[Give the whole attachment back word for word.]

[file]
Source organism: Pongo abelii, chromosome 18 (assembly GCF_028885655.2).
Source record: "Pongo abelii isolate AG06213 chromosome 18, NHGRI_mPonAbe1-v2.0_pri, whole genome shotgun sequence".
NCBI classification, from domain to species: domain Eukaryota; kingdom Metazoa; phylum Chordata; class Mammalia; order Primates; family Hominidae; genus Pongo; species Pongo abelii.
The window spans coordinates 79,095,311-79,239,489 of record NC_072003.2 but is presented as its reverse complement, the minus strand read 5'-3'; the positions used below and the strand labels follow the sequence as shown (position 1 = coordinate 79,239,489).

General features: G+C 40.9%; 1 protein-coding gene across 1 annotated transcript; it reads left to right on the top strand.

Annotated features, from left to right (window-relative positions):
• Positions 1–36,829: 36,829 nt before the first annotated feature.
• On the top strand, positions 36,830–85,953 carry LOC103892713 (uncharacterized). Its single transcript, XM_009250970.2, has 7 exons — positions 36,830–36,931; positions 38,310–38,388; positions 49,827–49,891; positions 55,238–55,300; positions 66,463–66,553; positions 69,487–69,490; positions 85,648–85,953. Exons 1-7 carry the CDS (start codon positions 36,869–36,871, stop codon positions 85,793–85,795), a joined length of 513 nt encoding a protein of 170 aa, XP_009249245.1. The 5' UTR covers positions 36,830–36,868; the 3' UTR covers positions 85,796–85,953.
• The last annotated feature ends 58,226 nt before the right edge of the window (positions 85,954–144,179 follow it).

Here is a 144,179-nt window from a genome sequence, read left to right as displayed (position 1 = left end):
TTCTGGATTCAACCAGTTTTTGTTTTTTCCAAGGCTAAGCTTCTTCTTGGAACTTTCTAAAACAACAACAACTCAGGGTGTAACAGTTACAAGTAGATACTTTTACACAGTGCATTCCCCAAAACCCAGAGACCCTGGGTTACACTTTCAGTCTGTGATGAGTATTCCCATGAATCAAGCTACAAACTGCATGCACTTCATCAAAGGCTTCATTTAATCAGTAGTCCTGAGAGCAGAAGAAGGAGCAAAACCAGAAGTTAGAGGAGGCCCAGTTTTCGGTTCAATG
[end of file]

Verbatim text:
Source organism: Pongo abelii, chromosome 18 (assembly GCF_028885655.2).
Source record: "Pongo abelii isolate AG06213 chromosome 18, NHGRI_mPonAbe1-v2.0_pri, whole genome shotgun sequence".
NCBI classification, from domain to species: domain Eukaryota; kingdom Metazoa; phylum Chordata; class Mammalia; order Primates; family Hominidae; genus Pongo; species Pongo abelii.
The window spans coordinates 79,095,311-79,239,489 of record NC_072003.2 but is presented as its reverse complement, the minus strand read 5'-3'; the positions used below and the strand labels follow the sequence as shown (position 1 = coordinate 79,239,489).

General features: G+C 40.9%; 1 protein-coding gene across 1 annotated transcript; it reads left to right on the top strand.

Annotated features, from left to right (window-relative positions):
• Positions 1–36,829: 36,829 nt before the first annotated feature.
• On the top strand, positions 36,830–85,953 carry LOC103892713 (uncharacterized). Its single transcript, XM_009250970.2, has 7 exons — positions 36,830–36,931; positions 38,310–38,388; positions 49,827–49,891; positions 55,238–55,300; positions 66,463–66,553; positions 69,487–69,490; positions 85,648–85,953. Exons 1-7 carry the CDS (start codon positions 36,869–36,871, stop codon positions 85,793–85,795), a joined length of 513 nt encoding a protein of 170 aa, XP_009249245.1. The 5' UTR covers positions 36,830–36,868; the 3' UTR covers positions 85,796–85,953.
• The last annotated feature ends 58,226 nt before the right edge of the window (positions 85,954–144,179 follow it).

Here is a 144,179-nt window from a genome sequence, read left to right as displayed (position 1 = left end):
TTCTGGATTCAACCAGTTTTTGTTTTTTCCAAGGCTAAGCTTCTTCTTGGAACTTTCTAAAACAACAACAACTCAGGGTGTAACAGTTACAAGTAGATACTTTTACACAGTGCATTCCCCAAAACCCAGAGACCCTGGGTTACACTTTCAGTCTGTGATGAGTATTCCCATGAATCAAGCTACAAACTGCATGCACTTCATCAAAGGCTTCATTTAATCAGTAGTCCTGAGAGCAGAAGAAGGAGCAAAACCAGAAGTTAGAGGAGGCCCAGTTTTCGGTTCAATG